Country Playhouse's Come Back, Little Sheba Doesn't Strike Magic
Lola (Tess Wells) and Doc (Mack Hays).
Courtesy Country Playhouse
Playwright William Inge was not a party guy, and his first major success on Broadway (he had four in a row in the 1950s) is a blistering look at a failed marriage. The bright spots of life belong to others, but even the youngsters are tinged with failure waiting just out of reach. Nobody's going to be happy for long in Inge's depressingly drab little world.
In this production from Country Playhouse, we're in the Midwest in a shabby house, run by a slovenly Lola (Tess Wells) who's married to chiropractor Doc (Mack Hays). He's been sober for a year, and she'll tell it to anybody who comes to the door. She'll tell anything to anybody who comes to the door, for she only wants a little company.
Doc is "nice," as young college boarder Marie (Emily Cunningham) confides, but for Lola the spark he once had has long gone out. Both are haunted by the past, a cold, unforgiving past. Their marriage is a sham, a shotgun affair from high school coupled with a botched abortion that left Lola forever childless and Doc resentful for dropping out of med school to marry her. Love is for others.
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Marie's free spirit and sexy way with her athlete boyfriend Turk (Adan Inteuz) rekindles some of Lola's lost warmth, but curdles memories for Doc. It drives him back to the bottle. A happy ending is not to be, even though the play ends with Lola having fixed up the house in hopes that the future might turn out right. Throughout, she has pined for her beloved dog, Sheba, who ran away. In the end, she gives up all hope of a return, and she and Doc settle back into their routine of a dull, loveless marriage.
Never has a bottle of whiskey perked up a play as much as this. Until Doc careens into the kitchen, screaming, taunting, and threatening Lola, the dull ache of everyday life -- of which Inge was a master at delineating -- has been uncommonly slow-paced under director Jack Dunlop. We've been under water right from the beginning, as Doc prepares breakfast before Lola wakes up. He puts on an apron (a powerful Inge touch), gets the pans, pours the orange juice, and goes about his business with deliberate slowness as if the world hinges upon his making breakfast. It seems a waste of precious stage time: all preparation and no pay-off.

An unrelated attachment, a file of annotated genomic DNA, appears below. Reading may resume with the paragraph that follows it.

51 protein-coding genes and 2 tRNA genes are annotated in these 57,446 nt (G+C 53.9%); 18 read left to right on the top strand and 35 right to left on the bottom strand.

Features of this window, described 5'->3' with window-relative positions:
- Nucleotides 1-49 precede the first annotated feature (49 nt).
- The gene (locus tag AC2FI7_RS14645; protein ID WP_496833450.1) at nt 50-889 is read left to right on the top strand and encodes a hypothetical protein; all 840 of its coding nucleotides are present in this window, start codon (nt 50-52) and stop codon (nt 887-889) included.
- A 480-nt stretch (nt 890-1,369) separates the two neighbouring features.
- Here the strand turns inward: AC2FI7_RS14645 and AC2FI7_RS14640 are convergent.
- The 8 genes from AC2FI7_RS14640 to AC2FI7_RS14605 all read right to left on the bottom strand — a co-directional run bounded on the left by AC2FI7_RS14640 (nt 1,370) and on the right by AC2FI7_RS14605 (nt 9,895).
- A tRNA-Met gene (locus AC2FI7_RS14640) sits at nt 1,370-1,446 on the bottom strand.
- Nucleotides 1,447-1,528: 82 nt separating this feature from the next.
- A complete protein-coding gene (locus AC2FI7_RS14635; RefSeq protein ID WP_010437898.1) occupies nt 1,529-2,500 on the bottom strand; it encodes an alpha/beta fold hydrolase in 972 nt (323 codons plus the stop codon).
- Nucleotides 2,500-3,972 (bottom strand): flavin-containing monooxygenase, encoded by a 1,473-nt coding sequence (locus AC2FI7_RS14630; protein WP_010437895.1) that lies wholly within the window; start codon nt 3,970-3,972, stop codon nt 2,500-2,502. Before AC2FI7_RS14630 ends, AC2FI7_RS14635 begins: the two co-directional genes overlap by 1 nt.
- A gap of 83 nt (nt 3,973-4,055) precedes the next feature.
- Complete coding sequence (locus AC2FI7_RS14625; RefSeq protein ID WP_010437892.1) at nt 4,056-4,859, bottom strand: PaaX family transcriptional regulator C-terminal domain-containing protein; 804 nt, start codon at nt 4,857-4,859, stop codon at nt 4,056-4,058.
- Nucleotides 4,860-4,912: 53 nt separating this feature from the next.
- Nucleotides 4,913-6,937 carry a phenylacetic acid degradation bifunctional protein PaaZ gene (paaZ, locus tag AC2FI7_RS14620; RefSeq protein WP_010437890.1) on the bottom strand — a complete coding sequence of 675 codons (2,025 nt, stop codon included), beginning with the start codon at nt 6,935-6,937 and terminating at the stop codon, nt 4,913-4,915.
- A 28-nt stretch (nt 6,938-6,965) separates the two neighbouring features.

The play is full of quotidian touches like the arrival of the mailman (John Mitsakis) and milkman (Scott McWhirter), the next door neighbor's nosiness (Janina Gebel), and other bits of business. But not much in this version from Country Playhouse strikes magic. Wells doesn't make Lola ache for her past; she seems merely befuddled. And the house that's supposed to be such a mess just reads as untidy.
Except for Hays's mighty fine drunk scene, there's no pace to this production. Everything gets the same emphasis -- those eggs in the skillet, the telephone call from Western Union, the searching for little Sheba. Finally, with Hays's outburst, the play breathes.
Country Playhouse's extra-wide, Cinemascope stage is cleverly used by set designer Katt Gilcrease to show off the three areas of the home -- kitchen, living room and front porch -- but the large expanse needs detailing to fill it out and make it come alive. While we're at it, the lighting needs a tweak or two. If we're supposed to be looking out the back door at morning, there'd better be light out there. A blank space takes us right out of the play, constantly reminding us that we're on a stage. A rosy glow does wonders, not only for complexion.
Once a theater wiz kid and winner of a Pulitzer (Picnic) and an Oscar for Best Original Screenplay (Splendor in the Grass -- probably his best work), Inge struggled with Broadway success once the '50s were over. Once lauded with O'Neill and Miller, he got booted out when Albee's rising star took off. His plays consistently failed, he was horribly closeted and never entirely happy with his gay existence -- it all comes out in his work, whether he wanted it too or not -- and he finally had enough. He committed suicide in 1973.
With its theme of sexual repression squarely in your face, Sheba is more upfront and daring than ever. This production just doesn't know what to do with it.
Come Back, Little Sheba runs through May 7 at Country Playhouse, 12802 Queensbury. For information, call 713-467-4497.
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